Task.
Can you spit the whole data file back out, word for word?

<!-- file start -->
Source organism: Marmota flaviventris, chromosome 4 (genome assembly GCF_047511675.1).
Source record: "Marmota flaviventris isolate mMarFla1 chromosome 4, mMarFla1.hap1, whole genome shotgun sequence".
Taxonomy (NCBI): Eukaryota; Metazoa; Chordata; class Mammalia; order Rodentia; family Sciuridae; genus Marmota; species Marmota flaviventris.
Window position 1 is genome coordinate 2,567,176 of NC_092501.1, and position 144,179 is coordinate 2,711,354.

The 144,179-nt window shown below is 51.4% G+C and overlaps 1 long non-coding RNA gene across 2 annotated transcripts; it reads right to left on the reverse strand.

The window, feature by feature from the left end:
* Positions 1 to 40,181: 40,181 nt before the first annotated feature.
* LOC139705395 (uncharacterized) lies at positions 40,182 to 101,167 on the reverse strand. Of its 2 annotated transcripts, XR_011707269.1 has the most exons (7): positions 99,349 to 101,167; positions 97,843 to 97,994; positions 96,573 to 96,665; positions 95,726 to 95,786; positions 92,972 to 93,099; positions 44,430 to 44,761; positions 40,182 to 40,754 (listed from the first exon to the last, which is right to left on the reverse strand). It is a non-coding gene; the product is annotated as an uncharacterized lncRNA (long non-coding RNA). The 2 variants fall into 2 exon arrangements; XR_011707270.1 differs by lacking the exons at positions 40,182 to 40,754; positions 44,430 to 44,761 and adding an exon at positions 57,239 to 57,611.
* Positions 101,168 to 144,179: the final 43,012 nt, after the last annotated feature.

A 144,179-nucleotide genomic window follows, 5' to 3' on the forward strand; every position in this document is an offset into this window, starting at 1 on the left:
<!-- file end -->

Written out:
Source organism: Marmota flaviventris, chromosome 4 (genome assembly GCF_047511675.1).
Source record: "Marmota flaviventris isolate mMarFla1 chromosome 4, mMarFla1.hap1, whole genome shotgun sequence".
Taxonomy (NCBI): Eukaryota; Metazoa; Chordata; class Mammalia; order Rodentia; family Sciuridae; genus Marmota; species Marmota flaviventris.
Window position 1 is genome coordinate 2,567,176 of NC_092501.1, and position 144,179 is coordinate 2,711,354.

The 144,179-nt window shown below is 51.4% G+C and overlaps 1 long non-coding RNA gene across 2 annotated transcripts; it reads right to left on the reverse strand.

The window, feature by feature from the left end:
* Positions 1 to 40,181: 40,181 nt before the first annotated feature.
* LOC139705395 (uncharacterized) lies at positions 40,182 to 101,167 on the reverse strand. Of its 2 annotated transcripts, XR_011707269.1 has the most exons (7): positions 99,349 to 101,167; positions 97,843 to 97,994; positions 96,573 to 96,665; positions 95,726 to 95,786; positions 92,972 to 93,099; positions 44,430 to 44,761; positions 40,182 to 40,754 (listed from the first exon to the last, which is right to left on the reverse strand). It is a non-coding gene; the product is annotated as an uncharacterized lncRNA (long non-coding RNA). The 2 variants fall into 2 exon arrangements; XR_011707270.1 differs by lacking the exons at positions 40,182 to 40,754; positions 44,430 to 44,761 and adding an exon at positions 57,239 to 57,611.
* Positions 101,168 to 144,179: the final 43,012 nt, after the last annotated feature.

A 144,179-nucleotide genomic window follows, 5' to 3' on the forward strand; every position in this document is an offset into this window, starting at 1 on the left: